Faced with redemptions and currency outflows from the country, Chinese regulators have taken welcome steps to make it easier for fund managers and other institutional investors to invest in China. Fund managers, in particular, stand to benefit from two recent proposals. To date, with certain exceptions – such as Stock Connect1 – fund managers have needed to obtain licenses from the Chinese government in order to invest in Chinese debt or equity. The first proposal would ease the process of obtaining one type of license (the “qualified foreign institutional investor”, or QFII license), while the second proposal would give a broad range of institutional investors access to China’s inter-bank fixed income market.

Reform of the QFII Program

Since its inception in 2002, the QFII program has been the primary means for fund managers to access the Chinese securities markets. However, following the introduction of other market access programs – notably, the Renminbi Qualified Institutional Investment (RQFII) and Stock Connect programs – the terms of QFII licenses have become onerous by comparison. While the RQFII program allows certain open-ended funds to withdraw money from the program on a daily basis, the QFII program allows withdrawals only weekly and subject to additional limitations. Similarly, Stock Connect generally allows any kind of fund to sell shares and withdraw proceeds from the program at any time.2

Despite the QFII program’s shortcomings, however, it remains an important means of accessing the Chinese securities markets. Not all managers could meet the conditions for the more favorable RQFII program; licenses remain available only in certain jurisdictions (most notably, Hong Kong, Singapore and the United Kingdom).3 Nor is Stock Connect appropriate for all investment strategies – the program covers only certain Shanghai-listed equities, but bonds, Shenzhen-listed stocks and many Shanghai-listed small cap stocks are not available.

The limitations of the QFII program became increasingly apparent following the volatility in the Chinese stock market that began in June 2015. Faced with a difficult market environment, devaluations in the Chinese currency, and QFII repatriation restrictions, a number of managers simply withdrew as much money from the program as possible. On February 4, 2016, perhaps recognizing that the repatriation restrictions were causing QFIIs to withdraw money, the Chinese foreign exchange regulator (the State Administration of Foreign Exchange, or SAFE) issued new rules that narrow the gap between the QFII and RQFII programs.4 Under these new rules, “open-ended China funds”5 are now allowed to repatriate on a daily basis (i.e., the same as their counterparts under the RQFII program).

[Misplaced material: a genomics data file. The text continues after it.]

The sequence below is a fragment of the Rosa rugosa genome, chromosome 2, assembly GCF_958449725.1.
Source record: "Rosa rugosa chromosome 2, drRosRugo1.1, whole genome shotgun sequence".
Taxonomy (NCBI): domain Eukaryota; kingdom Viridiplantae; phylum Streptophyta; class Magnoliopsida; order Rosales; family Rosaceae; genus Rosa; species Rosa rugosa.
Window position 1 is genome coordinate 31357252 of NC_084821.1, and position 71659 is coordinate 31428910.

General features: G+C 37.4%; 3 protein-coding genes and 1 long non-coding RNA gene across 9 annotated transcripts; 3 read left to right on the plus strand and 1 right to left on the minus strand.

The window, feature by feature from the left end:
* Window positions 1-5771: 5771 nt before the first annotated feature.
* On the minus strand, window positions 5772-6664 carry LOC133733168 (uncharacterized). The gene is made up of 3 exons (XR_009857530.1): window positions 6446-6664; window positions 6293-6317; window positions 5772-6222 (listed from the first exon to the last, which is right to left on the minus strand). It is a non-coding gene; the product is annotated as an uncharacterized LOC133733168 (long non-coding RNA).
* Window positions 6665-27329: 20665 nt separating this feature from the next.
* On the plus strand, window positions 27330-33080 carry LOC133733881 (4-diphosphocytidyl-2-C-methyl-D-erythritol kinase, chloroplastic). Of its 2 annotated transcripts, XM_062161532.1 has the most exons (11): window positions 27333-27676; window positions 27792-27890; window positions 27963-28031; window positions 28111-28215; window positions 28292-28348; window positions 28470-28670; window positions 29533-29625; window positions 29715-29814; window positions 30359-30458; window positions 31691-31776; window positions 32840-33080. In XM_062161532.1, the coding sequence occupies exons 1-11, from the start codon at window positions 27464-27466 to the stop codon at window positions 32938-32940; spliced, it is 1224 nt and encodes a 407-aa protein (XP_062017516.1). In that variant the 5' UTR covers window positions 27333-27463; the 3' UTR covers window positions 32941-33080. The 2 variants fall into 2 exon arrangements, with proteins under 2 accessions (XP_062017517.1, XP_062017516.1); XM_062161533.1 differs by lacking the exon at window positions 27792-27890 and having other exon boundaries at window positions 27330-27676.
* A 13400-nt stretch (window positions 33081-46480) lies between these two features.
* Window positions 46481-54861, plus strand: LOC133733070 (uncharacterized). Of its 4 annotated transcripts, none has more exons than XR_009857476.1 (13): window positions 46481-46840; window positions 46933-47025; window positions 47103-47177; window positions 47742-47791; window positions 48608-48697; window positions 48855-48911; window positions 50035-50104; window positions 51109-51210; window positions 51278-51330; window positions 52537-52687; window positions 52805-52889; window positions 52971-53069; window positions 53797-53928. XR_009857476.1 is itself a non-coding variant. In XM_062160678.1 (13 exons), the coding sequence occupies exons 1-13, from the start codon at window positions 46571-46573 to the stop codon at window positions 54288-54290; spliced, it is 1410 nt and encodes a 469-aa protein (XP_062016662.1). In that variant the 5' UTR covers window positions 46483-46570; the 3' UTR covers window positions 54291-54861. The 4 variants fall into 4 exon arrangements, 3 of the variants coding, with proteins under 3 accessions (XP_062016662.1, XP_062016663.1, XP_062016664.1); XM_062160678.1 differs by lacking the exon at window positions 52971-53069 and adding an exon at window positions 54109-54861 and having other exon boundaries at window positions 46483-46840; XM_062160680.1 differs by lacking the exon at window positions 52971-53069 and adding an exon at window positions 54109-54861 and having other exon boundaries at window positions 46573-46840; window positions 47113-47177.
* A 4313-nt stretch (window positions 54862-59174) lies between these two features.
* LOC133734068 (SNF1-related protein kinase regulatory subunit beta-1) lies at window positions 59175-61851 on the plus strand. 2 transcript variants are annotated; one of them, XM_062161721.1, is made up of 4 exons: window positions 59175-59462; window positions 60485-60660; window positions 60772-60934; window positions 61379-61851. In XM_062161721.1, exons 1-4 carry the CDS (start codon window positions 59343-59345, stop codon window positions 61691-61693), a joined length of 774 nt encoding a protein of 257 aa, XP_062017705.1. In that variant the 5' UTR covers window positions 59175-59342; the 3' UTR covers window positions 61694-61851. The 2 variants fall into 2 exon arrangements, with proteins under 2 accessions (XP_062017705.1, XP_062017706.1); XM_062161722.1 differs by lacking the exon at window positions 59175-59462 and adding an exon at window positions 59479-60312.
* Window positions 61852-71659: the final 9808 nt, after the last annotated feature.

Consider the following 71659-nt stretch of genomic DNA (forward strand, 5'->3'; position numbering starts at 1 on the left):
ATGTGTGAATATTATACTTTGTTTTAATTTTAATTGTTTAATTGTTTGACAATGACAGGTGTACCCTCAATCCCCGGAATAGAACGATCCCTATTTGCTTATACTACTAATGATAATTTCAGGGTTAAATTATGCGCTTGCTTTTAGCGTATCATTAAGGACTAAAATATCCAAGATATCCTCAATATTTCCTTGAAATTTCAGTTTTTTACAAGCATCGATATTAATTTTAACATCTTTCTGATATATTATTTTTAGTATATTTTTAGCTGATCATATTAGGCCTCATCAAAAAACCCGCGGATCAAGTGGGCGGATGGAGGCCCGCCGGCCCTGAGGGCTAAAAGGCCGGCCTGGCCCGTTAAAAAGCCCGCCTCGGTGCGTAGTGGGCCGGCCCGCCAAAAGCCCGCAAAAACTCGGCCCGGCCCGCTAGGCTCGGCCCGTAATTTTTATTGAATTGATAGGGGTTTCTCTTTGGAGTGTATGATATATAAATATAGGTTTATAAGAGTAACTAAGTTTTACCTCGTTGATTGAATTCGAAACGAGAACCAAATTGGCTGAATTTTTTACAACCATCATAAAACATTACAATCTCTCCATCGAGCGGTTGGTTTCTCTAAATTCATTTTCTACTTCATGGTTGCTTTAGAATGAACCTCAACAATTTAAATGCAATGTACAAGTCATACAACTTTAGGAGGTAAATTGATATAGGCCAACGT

The reforms will also simplify the process of obtaining a QFII quota. Previously, managers needed to obtain a QFII license from the Chinese securities regulator, followed by obtaining a foreign exchange quota from SAFE. The reforms partly eliminate this second step – under the revised QFII program, new QFIIs will no longer need to obtain SAFE approval of their quotas on a case-by-case basis, but may obtain a “base quota” through a notice filing (made by the QFII’s Chinese custodian). As calculated, the base quota will range from US$20 million to US$5 billion.6 The simplified notice process may also be used by existing QFIIs to obtain additional quotas.

Access to the Inter-Bank Bond Market

The Chinese inter-bank bond market currently accounts for nearly all of China’s bond trading. But until relatively recent reforms permitted investment by QFIIs and RQFIIs, non-Chinese investors were largely locked out. After the onset of the Chinese market crisis in 2015, certain foreign institutions (including sovereign vehicles and central banks) were allowed to engage in bond trading, lending and various other transactions without a license. The latest round of reforms, announced on February 17, 2016, would allow additional foreign institutions (including banks, insurance companies, brokers and fund managers) to invest directly without any need for prior approval. To take advantage of the most recent reform, a fund manager would need to meet certain basic eligibility criteria7 and appoint an onshore settlement agent, which would submit any necessary filings to the People’s Bank of China. As with QFII custodians, this settlement agent would be part-service provider and part-regulator, tasked with monitoring the investor’s compliance with the eligibility criteria.

Conclusion

These reforms will, after implementation, represent a significant step in the opening of China’s securities markets. Their timing is, of course, not coincidental – the regulators are trying to encourage investment in China in a difficult market environment. Even with the yields on Chinese bonds outpacing yields in many other jurisdictions, some investors may be reluctant to invest in Chinese bonds until concerns fade regarding currency devaluation. But the fact remains that these reforms should simplify the process of investing in China for those investors willing to take the plunge.